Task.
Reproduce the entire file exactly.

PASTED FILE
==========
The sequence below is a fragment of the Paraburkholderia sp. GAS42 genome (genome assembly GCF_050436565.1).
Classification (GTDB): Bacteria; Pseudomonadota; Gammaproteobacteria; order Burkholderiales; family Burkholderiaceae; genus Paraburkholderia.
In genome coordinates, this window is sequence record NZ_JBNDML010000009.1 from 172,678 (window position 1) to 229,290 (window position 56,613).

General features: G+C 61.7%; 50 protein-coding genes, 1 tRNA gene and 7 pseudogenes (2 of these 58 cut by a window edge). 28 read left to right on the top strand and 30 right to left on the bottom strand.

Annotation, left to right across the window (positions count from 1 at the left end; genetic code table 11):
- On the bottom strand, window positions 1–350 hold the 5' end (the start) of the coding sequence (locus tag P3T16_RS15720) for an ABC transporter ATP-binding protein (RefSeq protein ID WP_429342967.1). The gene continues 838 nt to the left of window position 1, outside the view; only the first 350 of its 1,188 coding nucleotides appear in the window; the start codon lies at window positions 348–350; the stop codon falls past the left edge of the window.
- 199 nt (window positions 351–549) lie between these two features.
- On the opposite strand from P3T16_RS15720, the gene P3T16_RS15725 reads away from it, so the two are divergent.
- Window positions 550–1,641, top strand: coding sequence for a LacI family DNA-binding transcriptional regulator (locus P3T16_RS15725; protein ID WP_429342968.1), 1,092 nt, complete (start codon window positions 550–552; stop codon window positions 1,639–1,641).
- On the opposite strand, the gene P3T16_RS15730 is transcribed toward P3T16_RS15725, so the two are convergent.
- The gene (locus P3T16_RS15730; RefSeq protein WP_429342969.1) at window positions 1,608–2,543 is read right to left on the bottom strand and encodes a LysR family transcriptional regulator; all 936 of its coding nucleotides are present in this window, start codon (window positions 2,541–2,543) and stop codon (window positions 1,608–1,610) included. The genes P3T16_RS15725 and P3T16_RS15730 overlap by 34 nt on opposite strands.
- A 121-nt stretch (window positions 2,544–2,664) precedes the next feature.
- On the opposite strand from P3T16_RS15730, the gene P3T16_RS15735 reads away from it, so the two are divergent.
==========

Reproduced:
The sequence below is a fragment of the Paraburkholderia sp. GAS42 genome (genome assembly GCF_050436565.1).
Classification (GTDB): Bacteria; Pseudomonadota; Gammaproteobacteria; order Burkholderiales; family Burkholderiaceae; genus Paraburkholderia.
In genome coordinates, this window is sequence record NZ_JBNDML010000009.1 from 172,678 (window position 1) to 229,290 (window position 56,613).

General features: G+C 61.7%; 50 protein-coding genes, 1 tRNA gene and 7 pseudogenes (2 of these 58 cut by a window edge). 28 read left to right on the top strand and 30 right to left on the bottom strand.

Annotation, left to right across the window (positions count from 1 at the left end; genetic code table 11):
- On the bottom strand, window positions 1–350 hold the 5' end (the start) of the coding sequence (locus tag P3T16_RS15720) for an ABC transporter ATP-binding protein (RefSeq protein ID WP_429342967.1). The gene continues 838 nt to the left of window position 1, outside the view; only the first 350 of its 1,188 coding nucleotides appear in the window; the start codon lies at window positions 348–350; the stop codon falls past the left edge of the window.
- 199 nt (window positions 351–549) lie between these two features.
- On the opposite strand from P3T16_RS15720, the gene P3T16_RS15725 reads away from it, so the two are divergent.
- Window positions 550–1,641, top strand: coding sequence for a LacI family DNA-binding transcriptional regulator (locus P3T16_RS15725; protein ID WP_429342968.1), 1,092 nt, complete (start codon window positions 550–552; stop codon window positions 1,639–1,641).
- On the opposite strand, the gene P3T16_RS15730 is transcribed toward P3T16_RS15725, so the two are convergent.
- The gene (locus P3T16_RS15730; RefSeq protein WP_429342969.1) at window positions 1,608–2,543 is read right to left on the bottom strand and encodes a LysR family transcriptional regulator; all 936 of its coding nucleotides are present in this window, start codon (window positions 2,541–2,543) and stop codon (window positions 1,608–1,610) included. The genes P3T16_RS15725 and P3T16_RS15730 overlap by 34 nt on opposite strands.
- A 121-nt stretch (window positions 2,544–2,664) precedes the next feature.
- On the opposite strand from P3T16_RS15730, the gene P3T16_RS15735 reads away from it, so the two are divergent.